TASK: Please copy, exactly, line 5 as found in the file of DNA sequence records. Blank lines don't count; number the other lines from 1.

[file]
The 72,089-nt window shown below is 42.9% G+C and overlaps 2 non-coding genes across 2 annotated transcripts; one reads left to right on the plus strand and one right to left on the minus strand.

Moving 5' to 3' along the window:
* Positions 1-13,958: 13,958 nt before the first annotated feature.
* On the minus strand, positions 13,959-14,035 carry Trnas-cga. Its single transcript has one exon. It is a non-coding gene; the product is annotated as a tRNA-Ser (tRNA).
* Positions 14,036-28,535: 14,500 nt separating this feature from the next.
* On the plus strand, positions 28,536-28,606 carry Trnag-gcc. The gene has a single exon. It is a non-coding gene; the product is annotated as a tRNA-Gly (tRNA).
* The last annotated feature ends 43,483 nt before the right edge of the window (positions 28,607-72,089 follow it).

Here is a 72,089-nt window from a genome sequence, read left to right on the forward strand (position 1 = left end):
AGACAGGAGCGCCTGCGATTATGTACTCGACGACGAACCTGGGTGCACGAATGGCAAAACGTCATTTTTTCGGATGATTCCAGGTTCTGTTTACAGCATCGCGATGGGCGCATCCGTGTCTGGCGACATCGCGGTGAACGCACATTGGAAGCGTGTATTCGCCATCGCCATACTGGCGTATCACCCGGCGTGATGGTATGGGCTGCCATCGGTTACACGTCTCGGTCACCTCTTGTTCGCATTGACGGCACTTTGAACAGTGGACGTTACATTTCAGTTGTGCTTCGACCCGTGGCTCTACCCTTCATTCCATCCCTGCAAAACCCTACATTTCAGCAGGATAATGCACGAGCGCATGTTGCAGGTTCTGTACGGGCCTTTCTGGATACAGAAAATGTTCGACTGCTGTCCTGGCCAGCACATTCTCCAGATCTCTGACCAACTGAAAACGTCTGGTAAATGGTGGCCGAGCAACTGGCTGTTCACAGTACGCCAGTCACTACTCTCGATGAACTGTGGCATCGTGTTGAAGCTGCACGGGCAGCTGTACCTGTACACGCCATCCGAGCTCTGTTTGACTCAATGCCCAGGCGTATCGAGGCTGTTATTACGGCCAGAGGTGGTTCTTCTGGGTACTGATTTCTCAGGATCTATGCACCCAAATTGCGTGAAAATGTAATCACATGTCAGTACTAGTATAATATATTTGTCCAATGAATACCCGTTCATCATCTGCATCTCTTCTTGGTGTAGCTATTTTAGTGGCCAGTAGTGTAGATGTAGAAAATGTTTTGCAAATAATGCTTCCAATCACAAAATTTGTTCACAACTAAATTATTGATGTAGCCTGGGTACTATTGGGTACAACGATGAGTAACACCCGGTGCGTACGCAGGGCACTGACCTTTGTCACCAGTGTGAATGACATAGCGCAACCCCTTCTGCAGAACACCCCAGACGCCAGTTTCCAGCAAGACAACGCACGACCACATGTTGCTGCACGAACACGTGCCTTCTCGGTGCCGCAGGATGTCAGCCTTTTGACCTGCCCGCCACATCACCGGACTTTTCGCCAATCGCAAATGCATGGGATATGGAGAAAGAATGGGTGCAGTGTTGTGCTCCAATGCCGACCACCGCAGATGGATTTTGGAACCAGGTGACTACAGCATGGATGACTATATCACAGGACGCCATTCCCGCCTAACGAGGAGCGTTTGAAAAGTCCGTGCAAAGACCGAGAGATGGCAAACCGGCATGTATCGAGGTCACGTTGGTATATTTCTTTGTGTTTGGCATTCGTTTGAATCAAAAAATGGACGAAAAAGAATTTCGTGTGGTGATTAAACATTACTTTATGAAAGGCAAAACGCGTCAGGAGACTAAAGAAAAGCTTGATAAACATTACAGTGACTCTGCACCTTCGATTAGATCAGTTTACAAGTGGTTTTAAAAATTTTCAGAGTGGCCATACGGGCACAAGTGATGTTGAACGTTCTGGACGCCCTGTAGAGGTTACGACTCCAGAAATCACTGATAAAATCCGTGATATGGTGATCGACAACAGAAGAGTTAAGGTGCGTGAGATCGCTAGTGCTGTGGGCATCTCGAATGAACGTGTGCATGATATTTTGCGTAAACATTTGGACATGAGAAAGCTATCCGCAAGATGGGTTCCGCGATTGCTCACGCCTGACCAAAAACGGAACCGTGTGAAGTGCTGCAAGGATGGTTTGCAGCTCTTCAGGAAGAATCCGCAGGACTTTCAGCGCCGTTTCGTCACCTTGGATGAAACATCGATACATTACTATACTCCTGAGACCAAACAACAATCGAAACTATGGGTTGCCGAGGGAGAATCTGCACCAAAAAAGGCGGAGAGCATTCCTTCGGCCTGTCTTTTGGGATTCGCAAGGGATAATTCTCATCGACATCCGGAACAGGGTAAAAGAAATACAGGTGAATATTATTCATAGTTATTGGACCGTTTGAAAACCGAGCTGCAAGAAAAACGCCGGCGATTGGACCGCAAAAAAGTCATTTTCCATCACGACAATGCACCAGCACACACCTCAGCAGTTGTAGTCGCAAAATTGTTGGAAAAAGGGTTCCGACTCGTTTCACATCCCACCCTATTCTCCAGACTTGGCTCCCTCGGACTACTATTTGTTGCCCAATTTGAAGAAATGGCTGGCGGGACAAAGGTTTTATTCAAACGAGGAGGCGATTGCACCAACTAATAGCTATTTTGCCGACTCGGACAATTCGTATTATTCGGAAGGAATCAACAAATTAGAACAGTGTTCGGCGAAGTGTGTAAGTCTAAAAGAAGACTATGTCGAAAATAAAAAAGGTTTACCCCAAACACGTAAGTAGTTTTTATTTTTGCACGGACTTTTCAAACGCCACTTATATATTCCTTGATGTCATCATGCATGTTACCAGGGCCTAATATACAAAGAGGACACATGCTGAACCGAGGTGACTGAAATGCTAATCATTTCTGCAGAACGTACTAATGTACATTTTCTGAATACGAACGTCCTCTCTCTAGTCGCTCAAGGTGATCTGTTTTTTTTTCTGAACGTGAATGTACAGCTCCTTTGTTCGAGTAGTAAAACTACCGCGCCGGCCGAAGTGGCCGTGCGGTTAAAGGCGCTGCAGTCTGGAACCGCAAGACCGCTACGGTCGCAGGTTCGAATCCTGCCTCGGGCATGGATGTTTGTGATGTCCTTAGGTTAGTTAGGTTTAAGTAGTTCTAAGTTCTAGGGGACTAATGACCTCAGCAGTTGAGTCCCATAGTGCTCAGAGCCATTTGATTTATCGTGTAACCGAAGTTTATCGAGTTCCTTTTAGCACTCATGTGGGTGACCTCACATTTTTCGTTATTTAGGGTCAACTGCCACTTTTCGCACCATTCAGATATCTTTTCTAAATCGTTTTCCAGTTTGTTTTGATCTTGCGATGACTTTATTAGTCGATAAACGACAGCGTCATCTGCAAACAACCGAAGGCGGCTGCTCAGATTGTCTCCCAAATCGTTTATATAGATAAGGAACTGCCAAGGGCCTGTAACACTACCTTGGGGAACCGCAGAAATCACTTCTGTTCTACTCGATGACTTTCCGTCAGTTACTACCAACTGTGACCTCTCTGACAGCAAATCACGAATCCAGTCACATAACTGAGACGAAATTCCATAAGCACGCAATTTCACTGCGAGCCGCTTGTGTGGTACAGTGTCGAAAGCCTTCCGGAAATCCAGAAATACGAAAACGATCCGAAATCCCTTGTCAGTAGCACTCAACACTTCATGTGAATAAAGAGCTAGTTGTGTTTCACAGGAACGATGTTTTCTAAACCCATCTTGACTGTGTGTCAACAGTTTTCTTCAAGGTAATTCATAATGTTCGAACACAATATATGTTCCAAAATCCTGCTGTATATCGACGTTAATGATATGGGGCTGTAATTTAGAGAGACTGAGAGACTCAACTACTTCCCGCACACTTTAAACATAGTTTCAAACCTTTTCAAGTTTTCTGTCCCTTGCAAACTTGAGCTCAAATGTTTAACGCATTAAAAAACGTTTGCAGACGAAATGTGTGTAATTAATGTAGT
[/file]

* Positions 14,036-28,535: 14,500 nt separating this feature from the next.